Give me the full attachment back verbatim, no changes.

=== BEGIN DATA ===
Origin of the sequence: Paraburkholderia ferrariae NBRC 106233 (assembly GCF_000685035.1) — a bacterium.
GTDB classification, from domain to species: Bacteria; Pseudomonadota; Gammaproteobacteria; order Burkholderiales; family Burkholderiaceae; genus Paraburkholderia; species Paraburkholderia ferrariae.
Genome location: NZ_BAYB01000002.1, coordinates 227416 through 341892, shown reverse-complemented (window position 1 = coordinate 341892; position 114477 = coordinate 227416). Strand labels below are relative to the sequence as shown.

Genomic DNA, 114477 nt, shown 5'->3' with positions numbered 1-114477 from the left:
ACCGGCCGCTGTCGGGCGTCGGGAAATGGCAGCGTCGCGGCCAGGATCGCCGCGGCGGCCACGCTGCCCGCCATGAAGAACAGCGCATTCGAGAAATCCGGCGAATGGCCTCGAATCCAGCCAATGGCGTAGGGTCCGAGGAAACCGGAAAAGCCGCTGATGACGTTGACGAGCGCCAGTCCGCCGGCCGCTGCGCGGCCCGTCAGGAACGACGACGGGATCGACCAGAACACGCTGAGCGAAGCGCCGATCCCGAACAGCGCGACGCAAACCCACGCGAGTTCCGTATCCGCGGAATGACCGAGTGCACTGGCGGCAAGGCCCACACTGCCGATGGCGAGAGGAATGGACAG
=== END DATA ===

Origin of the sequence: Paraburkholderia ferrariae NBRC 106233 (assembly GCF_000685035.1) — a bacterium.
GTDB classification, from domain to species: Bacteria; Pseudomonadota; Gammaproteobacteria; order Burkholderiales; family Burkholderiaceae; genus Paraburkholderia; species Paraburkholderia ferrariae.
Genome location: NZ_BAYB01000002.1, coordinates 227416 through 341892, shown reverse-complemented (window position 1 = coordinate 341892; position 114477 = coordinate 227416). Strand labels below are relative to the sequence as shown.

Genomic DNA, 114477 nt, shown 5'->3' with positions numbered 1-114477 from the left:
ACCGGCCGCTGTCGGGCGTCGGGAAATGGCAGCGTCGCGGCCAGGATCGCCGCGGCGGCCACGCTGCCCGCCATGAAGAACAGCGCATTCGAGAAATCCGGCGAATGGCCTCGAATCCAGCCAATGGCGTAGGGTCCGAGGAAACCGGAAAAGCCGCTGATGACGTTGACGAGCGCCAGTCCGCCGGCCGCTGCGCGGCCCGTCAGGAACGACGACGGGATCGACCAGAACACGCTGAGCGAAGCGCCGATCCCGAACAGCGCGACGCAAACCCACGCGAGTTCCGTATCCGCGGAATGACCGAGTGCACTGGCGGCAAGGCCCACACTGCCGATGGCGAGAGGAATGGACAG